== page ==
If you hire or purchase your trackers from a reputable retailer, who hosts data inside of the EU, a major security obstacle is immediately addressed. Expedition Tracking GPS retailers will host the data on UK or EU-based servers, and then display that data on either Google, Openstreet Maps or Ordnance Survey Maps. Some of those map types require additional licencing which is usually covered in hire fees or may require an additional monthly premium.

Mobile data is considerably less expensive that Satellite data and so a typical monthly contract will cost under £10 per month (versus £25 – £35 for SPOT and Iridium). GSM trackers from some companies can be used on a pay as you go basis, so you only pay for months they are used, and the contract can be ‘hibernated’ for a small fee outside of those months. So a typically D of E season of should could cost the school less than £70 per tracker, which is fraction of the cost of a SPOT or Iridium over a year.

GSM trackers update far more quickly that SPOT and Iridium; typically every 90 seconds, but can be set to update as quickly as once every 15 seconds, though that is more common for fast-moving cycle events or motor sports. GSM trackers will transmit when under heavy tree cover, and often while still in buildings. They can also be remotely reset or programmed, which SPOT and Iridium cannot. GSM units have an SOS button which can be programmed to take any required action. A good vendor will usually associate the SOS button with an SMS service to multiple recipients of your choice. Each recipient will receive the SOS SMS, detailing the time and location of the GPS unit requesting help.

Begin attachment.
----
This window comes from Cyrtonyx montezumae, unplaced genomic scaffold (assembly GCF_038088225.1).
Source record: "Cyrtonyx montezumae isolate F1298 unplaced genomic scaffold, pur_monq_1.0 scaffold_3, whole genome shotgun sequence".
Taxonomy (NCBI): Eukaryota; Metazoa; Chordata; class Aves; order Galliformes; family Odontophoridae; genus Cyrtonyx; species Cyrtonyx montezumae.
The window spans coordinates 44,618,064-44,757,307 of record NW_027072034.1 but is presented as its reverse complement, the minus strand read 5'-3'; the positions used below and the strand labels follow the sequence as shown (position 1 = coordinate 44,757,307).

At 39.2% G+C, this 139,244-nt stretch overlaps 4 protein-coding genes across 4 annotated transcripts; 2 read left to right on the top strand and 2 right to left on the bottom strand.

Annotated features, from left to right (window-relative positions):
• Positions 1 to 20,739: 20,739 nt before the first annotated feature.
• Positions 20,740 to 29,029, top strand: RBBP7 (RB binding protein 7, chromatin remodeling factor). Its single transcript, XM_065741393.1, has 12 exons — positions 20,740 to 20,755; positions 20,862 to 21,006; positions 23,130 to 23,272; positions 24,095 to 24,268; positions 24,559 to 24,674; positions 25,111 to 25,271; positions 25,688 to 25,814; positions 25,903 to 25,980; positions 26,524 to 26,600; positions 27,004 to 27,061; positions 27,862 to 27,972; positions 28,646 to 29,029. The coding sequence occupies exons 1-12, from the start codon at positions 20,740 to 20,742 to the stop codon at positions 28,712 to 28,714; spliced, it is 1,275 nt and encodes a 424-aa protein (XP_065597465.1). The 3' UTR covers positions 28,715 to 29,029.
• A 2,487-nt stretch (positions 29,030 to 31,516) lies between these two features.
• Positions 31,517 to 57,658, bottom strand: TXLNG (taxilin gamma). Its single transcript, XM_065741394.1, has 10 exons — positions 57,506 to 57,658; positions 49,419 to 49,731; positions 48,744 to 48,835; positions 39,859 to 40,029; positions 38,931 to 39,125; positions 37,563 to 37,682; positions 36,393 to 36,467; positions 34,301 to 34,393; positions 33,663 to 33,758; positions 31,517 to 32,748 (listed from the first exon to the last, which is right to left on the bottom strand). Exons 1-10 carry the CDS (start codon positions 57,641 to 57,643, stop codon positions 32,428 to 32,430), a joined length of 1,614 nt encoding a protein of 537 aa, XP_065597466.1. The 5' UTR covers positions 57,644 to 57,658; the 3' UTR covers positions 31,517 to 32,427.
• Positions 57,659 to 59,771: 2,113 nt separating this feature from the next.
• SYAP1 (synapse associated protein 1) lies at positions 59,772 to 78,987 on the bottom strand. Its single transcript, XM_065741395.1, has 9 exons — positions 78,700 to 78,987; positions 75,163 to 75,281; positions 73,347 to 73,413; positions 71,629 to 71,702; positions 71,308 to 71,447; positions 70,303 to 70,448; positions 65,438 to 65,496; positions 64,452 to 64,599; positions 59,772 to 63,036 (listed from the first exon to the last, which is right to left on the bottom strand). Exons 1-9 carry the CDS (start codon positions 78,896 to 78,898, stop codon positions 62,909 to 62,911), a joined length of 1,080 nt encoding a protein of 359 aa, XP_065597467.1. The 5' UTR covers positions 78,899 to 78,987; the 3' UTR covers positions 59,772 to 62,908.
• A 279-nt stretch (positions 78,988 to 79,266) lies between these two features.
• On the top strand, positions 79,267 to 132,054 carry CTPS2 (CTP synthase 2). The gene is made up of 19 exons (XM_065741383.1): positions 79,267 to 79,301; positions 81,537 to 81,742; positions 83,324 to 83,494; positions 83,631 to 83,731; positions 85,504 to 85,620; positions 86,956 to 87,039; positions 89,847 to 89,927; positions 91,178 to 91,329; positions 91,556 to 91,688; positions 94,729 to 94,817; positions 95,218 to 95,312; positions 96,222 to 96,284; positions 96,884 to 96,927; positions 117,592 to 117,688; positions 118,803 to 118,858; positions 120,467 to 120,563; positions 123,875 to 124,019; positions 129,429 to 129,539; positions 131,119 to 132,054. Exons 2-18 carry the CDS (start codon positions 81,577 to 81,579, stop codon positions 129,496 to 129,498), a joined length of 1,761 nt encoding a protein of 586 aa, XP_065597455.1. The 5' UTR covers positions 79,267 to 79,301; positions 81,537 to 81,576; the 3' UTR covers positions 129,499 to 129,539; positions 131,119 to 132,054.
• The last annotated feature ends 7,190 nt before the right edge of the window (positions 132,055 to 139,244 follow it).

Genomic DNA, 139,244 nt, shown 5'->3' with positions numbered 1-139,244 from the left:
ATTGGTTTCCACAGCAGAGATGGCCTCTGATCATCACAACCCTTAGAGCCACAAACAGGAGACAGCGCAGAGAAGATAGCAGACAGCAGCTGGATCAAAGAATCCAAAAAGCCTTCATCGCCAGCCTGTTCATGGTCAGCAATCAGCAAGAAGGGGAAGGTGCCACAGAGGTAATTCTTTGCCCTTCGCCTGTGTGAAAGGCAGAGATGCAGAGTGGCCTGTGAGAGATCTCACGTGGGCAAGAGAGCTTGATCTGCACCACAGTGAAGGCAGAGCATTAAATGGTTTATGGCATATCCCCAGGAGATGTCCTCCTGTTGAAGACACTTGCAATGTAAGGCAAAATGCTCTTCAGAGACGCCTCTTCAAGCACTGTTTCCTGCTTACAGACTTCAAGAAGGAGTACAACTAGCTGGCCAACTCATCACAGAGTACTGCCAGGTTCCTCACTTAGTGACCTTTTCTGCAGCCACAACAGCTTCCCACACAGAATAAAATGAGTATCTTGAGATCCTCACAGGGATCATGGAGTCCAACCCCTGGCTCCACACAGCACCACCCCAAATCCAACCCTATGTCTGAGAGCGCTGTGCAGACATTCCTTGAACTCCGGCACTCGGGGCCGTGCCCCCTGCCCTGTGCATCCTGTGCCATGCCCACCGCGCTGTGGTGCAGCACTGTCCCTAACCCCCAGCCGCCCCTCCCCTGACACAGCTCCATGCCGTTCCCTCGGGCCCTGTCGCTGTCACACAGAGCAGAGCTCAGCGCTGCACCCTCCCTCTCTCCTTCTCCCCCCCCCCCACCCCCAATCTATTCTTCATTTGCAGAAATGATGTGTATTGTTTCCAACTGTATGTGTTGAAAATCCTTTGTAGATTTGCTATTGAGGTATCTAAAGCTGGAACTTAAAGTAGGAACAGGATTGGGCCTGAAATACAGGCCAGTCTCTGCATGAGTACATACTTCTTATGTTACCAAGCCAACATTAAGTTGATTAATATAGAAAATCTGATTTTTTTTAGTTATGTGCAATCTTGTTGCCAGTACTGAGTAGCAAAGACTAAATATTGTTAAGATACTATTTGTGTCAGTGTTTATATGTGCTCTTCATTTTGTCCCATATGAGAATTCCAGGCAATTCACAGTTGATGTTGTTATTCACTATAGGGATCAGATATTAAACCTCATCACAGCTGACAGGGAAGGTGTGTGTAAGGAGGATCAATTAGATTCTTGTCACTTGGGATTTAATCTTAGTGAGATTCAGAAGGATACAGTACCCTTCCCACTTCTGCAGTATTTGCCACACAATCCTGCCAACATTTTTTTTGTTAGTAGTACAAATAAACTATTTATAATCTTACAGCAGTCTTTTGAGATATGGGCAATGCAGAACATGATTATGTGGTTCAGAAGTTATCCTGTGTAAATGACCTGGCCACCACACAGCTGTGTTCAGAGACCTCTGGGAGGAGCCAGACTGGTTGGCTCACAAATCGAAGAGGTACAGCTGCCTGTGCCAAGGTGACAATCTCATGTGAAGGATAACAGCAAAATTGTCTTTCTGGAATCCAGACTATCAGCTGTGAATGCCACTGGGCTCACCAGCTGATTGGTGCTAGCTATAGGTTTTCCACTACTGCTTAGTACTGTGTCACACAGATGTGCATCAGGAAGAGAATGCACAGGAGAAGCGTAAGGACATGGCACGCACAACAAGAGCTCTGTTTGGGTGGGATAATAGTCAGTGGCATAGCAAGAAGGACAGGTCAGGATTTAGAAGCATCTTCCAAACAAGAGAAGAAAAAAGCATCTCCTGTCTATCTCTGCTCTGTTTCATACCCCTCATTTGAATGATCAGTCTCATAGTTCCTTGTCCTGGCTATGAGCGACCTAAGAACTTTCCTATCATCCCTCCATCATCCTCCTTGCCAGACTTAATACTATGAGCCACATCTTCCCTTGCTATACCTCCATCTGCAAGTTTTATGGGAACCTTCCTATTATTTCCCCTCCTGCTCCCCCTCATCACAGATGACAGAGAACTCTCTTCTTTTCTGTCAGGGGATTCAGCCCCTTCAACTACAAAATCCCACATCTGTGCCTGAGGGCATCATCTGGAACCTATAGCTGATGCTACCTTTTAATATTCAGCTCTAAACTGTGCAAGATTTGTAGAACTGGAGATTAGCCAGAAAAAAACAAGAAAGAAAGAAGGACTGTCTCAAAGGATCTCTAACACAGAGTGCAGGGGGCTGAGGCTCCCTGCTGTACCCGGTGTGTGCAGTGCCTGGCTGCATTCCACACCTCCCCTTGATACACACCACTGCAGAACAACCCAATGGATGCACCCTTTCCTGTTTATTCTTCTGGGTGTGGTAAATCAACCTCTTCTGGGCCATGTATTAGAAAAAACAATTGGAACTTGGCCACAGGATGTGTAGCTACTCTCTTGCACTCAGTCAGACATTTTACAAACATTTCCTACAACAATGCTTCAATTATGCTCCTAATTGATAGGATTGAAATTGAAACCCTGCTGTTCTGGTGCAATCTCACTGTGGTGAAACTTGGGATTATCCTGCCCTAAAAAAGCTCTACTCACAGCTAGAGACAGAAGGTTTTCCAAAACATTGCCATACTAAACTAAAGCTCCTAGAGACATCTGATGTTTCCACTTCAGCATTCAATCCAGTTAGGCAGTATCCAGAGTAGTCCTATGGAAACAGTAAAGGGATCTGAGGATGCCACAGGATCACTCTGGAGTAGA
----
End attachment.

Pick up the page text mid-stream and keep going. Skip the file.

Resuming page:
Garmin’s Iridium trackers are powered by inbuilt lithium batteries. Is set to update once every 2 minutes a standard 1 Mah battery unit will last for 4-5 days. A 2000 – 2600 Mah battery-powered GSM tracker will last for 6-10 days. All GSM trackers can be recharged from mains USB, solar chargers, or power-banks, typically in less than 3 hours.

GSM trackers are the most popular choice for UK Duke of Edinburgh GPS expeditions. Schools deploy hundred every day during D of E season. The low-cost of hire or ownership makes them attractive, coupled with their fast update speeds and high reliability. The key thing to is not to buy into the myth that GSM trackers don’t work in remote UK areas. That is simply untrue in most cases. Always check with a vendor who retails all models, and they will tell you what is best for you.